Donald J. Trump, whose father was a wealthy New York real estate developer and whose firms have gone bankrupt four times since 1993, has argued that his successes as a businessman qualify him for the Oval Office.

"I'm running for office in a country that's essentially bankrupt, and it needs a successful businessman," he once told Rolling Stone.

Trump, the frontrunner in the polls for the GOP presidential nomination, has accumulated an estimated $4.1 billion, according to Forbes. He says he is worth $10 billion. That wealth reflects in some ways the ease with which American parents pass their wealth onto their children.

Trump's father, Fred C. Trump, built an empire of some 27,000 residential units across Brooklyn and Queens, and was worth nearly $300 million at his death in 1999.

It isn't clear to what degree his father underwrote Donald Trump's early career. By the time Donald Trump graduated from college, he was already worth about $200,000 ($1.4 million today), he has written.

In any case, money isn't always the most important thing. It can be difficult to quantify the specific advantages that children inherit from their parents, which can include practical and cultural skills along with social networks.

An American father transmits about 47 percent of whatever advantages or disadvantages he has in income to his son, which is far more than in other developed nations. Across the border in Canada, for example, the figure is about 19 percent.

Americans born into one of the richest fifth of households have about a one in three chance of belonging to the wealthiest fifth themselves by age 26, according to one major study. By contrast, those born into the poorest 20 percent have about an 8 percent chance of making it into that most affluent group.

Another way of understanding these statistics is to compare two young people, one of whom grows up poor but works hard and graduates from college, and another who is born rich but drops out of high school. The one who grew up poor has roughly the same chance of staying poor as the one who was born rich has of staying rich.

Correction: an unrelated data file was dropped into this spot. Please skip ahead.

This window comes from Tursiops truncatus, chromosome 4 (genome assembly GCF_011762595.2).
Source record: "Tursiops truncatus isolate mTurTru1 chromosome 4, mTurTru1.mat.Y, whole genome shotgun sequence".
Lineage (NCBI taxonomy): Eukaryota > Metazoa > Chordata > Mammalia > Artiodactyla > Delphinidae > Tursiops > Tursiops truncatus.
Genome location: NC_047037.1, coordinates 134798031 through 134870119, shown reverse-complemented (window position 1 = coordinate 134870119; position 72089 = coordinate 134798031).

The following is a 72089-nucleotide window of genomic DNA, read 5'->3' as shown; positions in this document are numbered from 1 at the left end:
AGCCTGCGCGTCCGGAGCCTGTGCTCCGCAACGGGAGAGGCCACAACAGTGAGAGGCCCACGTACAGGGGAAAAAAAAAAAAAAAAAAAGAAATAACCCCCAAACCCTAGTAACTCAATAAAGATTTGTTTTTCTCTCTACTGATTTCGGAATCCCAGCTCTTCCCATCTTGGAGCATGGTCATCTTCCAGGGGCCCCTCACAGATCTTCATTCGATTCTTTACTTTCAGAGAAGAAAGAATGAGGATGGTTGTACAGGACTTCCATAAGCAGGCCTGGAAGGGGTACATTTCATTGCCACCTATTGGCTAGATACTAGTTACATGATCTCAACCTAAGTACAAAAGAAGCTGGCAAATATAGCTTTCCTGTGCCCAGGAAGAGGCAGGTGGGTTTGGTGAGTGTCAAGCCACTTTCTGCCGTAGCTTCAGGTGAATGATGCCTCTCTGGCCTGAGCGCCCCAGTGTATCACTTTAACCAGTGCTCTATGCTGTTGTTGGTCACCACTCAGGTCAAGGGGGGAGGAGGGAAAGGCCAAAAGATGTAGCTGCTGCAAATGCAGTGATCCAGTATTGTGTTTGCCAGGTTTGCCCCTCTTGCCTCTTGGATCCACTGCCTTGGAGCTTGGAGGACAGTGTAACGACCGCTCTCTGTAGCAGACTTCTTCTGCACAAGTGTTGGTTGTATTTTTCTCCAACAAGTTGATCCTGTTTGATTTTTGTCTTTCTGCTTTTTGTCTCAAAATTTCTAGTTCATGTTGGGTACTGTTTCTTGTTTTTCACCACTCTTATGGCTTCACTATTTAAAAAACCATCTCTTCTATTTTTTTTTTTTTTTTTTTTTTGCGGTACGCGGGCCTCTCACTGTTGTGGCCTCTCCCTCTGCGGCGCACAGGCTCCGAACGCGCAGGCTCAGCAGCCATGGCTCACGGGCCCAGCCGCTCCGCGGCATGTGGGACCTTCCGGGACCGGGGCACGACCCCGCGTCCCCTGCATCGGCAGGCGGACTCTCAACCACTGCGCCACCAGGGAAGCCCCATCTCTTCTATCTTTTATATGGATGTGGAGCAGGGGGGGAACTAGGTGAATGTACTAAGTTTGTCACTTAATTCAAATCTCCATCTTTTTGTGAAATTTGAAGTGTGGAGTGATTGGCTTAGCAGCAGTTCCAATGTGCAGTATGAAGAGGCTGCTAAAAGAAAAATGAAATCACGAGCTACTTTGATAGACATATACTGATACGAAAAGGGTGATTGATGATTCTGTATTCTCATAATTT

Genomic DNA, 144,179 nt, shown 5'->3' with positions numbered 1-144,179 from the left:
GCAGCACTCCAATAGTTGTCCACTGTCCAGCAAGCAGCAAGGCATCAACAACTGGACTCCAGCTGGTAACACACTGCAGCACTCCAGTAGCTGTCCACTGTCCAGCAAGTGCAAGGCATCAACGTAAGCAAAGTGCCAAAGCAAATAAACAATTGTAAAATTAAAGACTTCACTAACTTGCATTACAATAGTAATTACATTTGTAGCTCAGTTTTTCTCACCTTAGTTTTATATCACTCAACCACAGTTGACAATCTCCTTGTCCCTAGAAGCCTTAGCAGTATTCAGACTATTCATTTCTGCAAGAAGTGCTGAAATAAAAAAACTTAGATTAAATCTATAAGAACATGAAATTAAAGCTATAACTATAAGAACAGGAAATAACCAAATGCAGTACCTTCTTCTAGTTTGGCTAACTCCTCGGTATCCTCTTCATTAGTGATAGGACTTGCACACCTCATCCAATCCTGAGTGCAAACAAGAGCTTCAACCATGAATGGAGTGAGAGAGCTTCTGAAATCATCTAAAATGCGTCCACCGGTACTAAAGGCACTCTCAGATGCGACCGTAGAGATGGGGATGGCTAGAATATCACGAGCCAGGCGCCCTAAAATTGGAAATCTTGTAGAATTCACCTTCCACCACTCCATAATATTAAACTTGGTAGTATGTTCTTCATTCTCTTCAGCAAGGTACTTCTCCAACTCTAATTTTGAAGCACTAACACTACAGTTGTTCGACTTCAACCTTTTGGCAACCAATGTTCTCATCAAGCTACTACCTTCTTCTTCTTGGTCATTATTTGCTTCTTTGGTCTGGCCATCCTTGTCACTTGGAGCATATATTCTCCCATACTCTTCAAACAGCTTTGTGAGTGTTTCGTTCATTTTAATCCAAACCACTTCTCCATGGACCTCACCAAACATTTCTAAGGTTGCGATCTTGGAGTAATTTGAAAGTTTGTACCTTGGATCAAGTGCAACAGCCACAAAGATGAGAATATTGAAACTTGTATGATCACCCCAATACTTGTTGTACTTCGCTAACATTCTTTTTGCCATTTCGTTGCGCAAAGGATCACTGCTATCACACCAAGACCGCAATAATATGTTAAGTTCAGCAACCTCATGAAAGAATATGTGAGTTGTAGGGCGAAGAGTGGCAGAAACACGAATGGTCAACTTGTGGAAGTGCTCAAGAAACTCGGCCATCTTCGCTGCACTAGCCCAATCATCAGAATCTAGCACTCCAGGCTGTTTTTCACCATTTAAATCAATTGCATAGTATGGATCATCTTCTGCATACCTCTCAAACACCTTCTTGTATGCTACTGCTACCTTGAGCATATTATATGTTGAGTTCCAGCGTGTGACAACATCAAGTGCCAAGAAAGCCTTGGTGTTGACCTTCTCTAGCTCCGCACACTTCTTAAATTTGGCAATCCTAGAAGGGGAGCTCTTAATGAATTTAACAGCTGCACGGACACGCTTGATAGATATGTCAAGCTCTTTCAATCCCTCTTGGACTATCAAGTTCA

Children of the affluent tend to be well off, if somewhat less well off than their parents were. There are, of course, some scions who expand on the wealth they inherit.

Trump can claim membership in this group, as his fortune far exceeds his father's. That's partly because he's been able to use the laws on corporate bankruptcy to shield his assets from the losses he has incurred in business.

A 1983 profile by Marylin Bender in The New York Times described Trump's strategy. He had an eye for what Bender called "good financing," meaning that as much as possible, he'd avoid taking risks with his own wealth.

Sometimes, that meant getting taxpayers to chip in. Trump has bragged about his ability to manipulate public officials into granting him tax abatements and other subsidies.

Early in his career, he was buying lots across the country and improving them on 40-year mortgages from the federal government at 5.5 percent interest. Those terms meant "we didn't have to put up much cash," he told Bender.

On other occasions, he's received favorable loans from private investors.

Not even Trump Tower was built with Trump's money. Chase Manhattan provided him with $24 million in financing to buy the leases, along with a $150 million construction loan.

"He can, thus, add another star to the honor badge of the venture capitalist: for putting up practically none of his own money for an increasingly valuable equity interest in one of New York's most valuable pieces of real estate," Bender wrote.

That deal went well, but later, Trump would run into trouble, starting with the failure of the Plaza Hotel in Manhattan and three casinos in Atlantic City.

As he's often emphasized, Trump himself did not go broke. The firms managing these and other properties these did, and Trump's personal stake in these companies was small enough that he remained solvent.